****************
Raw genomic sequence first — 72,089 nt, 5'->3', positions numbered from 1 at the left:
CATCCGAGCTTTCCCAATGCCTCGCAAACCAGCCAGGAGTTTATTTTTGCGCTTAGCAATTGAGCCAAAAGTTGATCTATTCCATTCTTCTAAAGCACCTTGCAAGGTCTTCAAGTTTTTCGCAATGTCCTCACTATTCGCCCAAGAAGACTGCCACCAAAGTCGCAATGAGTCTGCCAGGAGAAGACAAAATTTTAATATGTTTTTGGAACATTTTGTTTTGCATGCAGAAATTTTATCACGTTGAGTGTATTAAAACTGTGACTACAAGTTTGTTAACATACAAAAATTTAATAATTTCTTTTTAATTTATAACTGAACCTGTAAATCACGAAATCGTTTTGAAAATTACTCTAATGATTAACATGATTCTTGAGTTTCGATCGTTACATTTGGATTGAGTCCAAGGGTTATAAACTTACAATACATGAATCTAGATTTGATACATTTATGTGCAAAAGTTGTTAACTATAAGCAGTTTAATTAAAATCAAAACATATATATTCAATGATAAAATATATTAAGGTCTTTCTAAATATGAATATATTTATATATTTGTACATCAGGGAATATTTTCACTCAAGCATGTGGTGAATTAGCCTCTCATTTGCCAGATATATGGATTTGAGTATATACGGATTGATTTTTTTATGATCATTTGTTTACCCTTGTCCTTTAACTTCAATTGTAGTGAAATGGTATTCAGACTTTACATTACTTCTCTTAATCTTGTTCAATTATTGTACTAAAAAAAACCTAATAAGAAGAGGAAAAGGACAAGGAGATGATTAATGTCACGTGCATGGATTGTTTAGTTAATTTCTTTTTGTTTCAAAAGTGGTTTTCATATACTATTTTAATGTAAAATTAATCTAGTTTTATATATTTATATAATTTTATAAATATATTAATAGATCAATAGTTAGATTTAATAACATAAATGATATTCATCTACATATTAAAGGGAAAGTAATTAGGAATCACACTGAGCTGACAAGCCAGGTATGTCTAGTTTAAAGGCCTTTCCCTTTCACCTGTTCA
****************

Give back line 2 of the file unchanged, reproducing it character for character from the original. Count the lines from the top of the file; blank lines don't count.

CATCCGAGCTTTCCCAATGCCTCGCAAACCAGCCAGGAGTTTATTTTTGCGCTTAGCAATTGAGCCAAAAGTTGATCTATTCCATTCTTCTAAAGCACCTTGCAAGGTCTTCAAGTTTTTCGCAATGTCCTCACTATTCGCCCAAGAAGACTGCCACCAAAGTCGCAATGAGTCTGCCAGGAGAAGACAAAATTTTAATATGTTTTTGGAACATTTTGTTTTGCATGCAGAAATTTTATCACGTTGAGTGTATTAAAACTGTGACTACAAGTTTGTTAACATACAAAAATTTAATAATTTCTTTTTAATTTATAACTGAACCTGTAAATCACGAAATCGTTTTGAAAATTACTCTAATGATTAACATGATTCTTGAGTTTCGATCGTTACATTTGGATTGAGTCCAAGGGTTATAAACTTACAATACATGAATCTAGATTTGATACATTTATGTGCAAAAGTTGTTAACTATAAGCAGTTTAATTAAAATCAAAACATATATATTCAATGATAAAATATATTAAGGTCTTTCTAAATATGAATATATTTATATATTTGTACATCAGGGAATATTTTCACTCAAGCATGTGGTGAATTAGCCTCTCATTTGCCAGATATATGGATTTGAGTATATACGGATTGATTTTTTTATGATCATTTGTTTACCCTTGTCCTTTAACTTCAATTGTAGTGAAATGGTATTCAGACTTTACATTACTTCTCTTAATCTTGTTCAATTATTGTACTAAAAAAAACCTAATAAGAAGAGGAAAAGGACAAGGAGATGATTAATGTCACGTGCATGGATTGTTTAGTTAATTTCTTTTTGTTTCAAAAGTGGTTTTCATATACTATTTTAATGTAAAATTAATCTAGTTTTATATATTTATATAATTTTATAAATATATTAATAGATCAATAGTTAGATTTAATAACATAAATGATATTCATCTACATATTAAAGGGAAAGTAATTAGGAATCACACTGAGCTGACAAGCCAGGTATGTCTAGTTTAAAGGCCTTTCCCTTTCACCTGTTCA